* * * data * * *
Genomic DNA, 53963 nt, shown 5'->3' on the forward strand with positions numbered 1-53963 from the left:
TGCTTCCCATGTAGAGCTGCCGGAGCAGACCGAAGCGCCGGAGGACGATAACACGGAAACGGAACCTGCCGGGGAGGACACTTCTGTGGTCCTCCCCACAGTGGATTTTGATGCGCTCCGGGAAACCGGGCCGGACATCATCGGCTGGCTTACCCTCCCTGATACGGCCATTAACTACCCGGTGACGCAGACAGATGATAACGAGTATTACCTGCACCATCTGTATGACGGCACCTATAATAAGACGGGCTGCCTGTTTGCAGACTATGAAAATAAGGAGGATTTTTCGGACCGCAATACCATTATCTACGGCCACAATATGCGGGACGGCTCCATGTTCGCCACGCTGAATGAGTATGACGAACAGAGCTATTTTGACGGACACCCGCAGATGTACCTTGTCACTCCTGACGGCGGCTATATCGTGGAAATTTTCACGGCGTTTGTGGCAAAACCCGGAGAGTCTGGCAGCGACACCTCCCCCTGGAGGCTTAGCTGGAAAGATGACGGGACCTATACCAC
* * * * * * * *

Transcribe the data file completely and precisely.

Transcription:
Genomic DNA, 53963 nt, shown 5'->3' on the forward strand with positions numbered 1-53963 from the left:
TGCTTCCCATGTAGAGCTGCCGGAGCAGACCGAAGCGCCGGAGGACGATAACACGGAAACGGAACCTGCCGGGGAGGACACTTCTGTGGTCCTCCCCACAGTGGATTTTGATGCGCTCCGGGAAACCGGGCCGGACATCATCGGCTGGCTTACCCTCCCTGATACGGCCATTAACTACCCGGTGACGCAGACAGATGATAACGAGTATTACCTGCACCATCTGTATGACGGCACCTATAATAAGACGGGCTGCCTGTTTGCAGACTATGAAAATAAGGAGGATTTTTCGGACCGCAATACCATTATCTACGGCCACAATATGCGGGACGGCTCCATGTTCGCCACGCTGAATGAGTATGACGAACAGAGCTATTTTGACGGACACCCGCAGATGTACCTTGTCACTCCTGACGGCGGCTATATCGTGGAAATTTTCACGGCGTTTGTGGCAAAACCCGGAGAGTCTGGCAGCGACACCTCCCCCTGGAGGCTTAGCTGGAAAGATGACGGGACCTATACCAC